As development continues, the embryos become visually distinguishable, but we are able to see which species are more closely related than others. In the intermediate stages of gestation, pigs and humans - both mammals - still look fairly similar, whereas it is easy to tell a bird apart.

The longer the embryos resemble each other, the more closely related they are. Their remarkable comparability during embryonic development is the evidence for evolution here.

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11y ago

The similarities that are present in the early stages disappear as development proceeds.

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9y ago

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Q: How do studies of body structure and embryos support evolution?
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Related questions

How does comparing the embryos of different organisms support the theory of evolution?

The stages of development of the embryos of certain organisms are extremely similar, a fact that suggests the organisms had common ancestors.


How does analogous structure support evolution?

Analogous structure supports evolution because some of these structure may have existed long ago, however not all analogous structure support the same evolutionary path.


How does similarities in body structure support evolution?

it shows how they evolve into another


What types of evidence do scientists use to support evolution?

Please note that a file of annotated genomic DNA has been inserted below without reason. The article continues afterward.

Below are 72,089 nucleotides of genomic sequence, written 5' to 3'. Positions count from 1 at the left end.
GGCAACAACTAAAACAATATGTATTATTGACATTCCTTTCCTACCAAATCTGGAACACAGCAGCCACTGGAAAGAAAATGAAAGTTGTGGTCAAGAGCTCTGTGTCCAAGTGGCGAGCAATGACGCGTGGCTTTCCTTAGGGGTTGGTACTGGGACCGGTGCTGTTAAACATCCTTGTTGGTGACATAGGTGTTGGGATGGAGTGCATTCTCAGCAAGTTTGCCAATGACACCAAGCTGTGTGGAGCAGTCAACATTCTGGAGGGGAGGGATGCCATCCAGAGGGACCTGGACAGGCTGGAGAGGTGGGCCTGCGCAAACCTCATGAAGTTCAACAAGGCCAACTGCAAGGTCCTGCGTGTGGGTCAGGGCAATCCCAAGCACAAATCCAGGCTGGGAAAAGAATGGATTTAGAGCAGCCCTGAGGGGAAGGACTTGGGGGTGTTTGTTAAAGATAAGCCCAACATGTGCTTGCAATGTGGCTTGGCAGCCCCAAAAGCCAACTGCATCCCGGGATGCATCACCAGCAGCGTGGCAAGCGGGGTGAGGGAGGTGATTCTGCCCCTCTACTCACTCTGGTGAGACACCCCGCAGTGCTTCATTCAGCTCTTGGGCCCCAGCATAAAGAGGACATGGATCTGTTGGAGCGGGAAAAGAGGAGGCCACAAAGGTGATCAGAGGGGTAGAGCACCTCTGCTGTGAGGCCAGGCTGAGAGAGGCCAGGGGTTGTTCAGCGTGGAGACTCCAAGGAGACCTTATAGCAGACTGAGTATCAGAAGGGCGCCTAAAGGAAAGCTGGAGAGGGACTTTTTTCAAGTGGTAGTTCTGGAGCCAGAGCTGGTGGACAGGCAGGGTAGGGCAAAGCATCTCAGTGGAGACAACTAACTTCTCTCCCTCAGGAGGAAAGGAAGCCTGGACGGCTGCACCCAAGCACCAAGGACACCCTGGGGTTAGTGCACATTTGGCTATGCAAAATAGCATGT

Fossils, D.N.A., vestigial organs or structure, same structure diffrent function.


How do the embryos of different species support the theory of evolution?

The morphology of embryos at various stages, and even the developmental patterns of embryos, show the same pattern of nested hierarchies that we find in morphology, behaviour and genomes, independently confirming common descent, but also teaching us how morphologies could diverge through relatively minor genetic shuffling.


What flexible column of material provides support for vertebrate embryos?

Notochord


What is the term for the flexible column of material that provides support for vertebrate embryos?

Notochord


What is found in all chordates and provides support in embryos and in some adult organisms?

Notochord


How do finger structures provide support for evolution?

All vertebrates, from Ordovician fish onwards, have the same basic limb structure. This implies that they all share a common ancestor.


Do any qualified scientists support evolution?

The vast majority of scientists support evolution. There is no longer any debate in the scientific community about whether evolution occurs, only the mechanisms in which evolution acts upon is debated.


How does observed evolutionary change support the scientific theory of evolution?

The theory predicts that evolution will happen and in certain ways. The observed evolution makes this prediction correct. It also defines evolution as happening, and as such is perfect evidence in support of it.


What theory does the fossil record support?

It is generally thought to support the Theory of Evolution.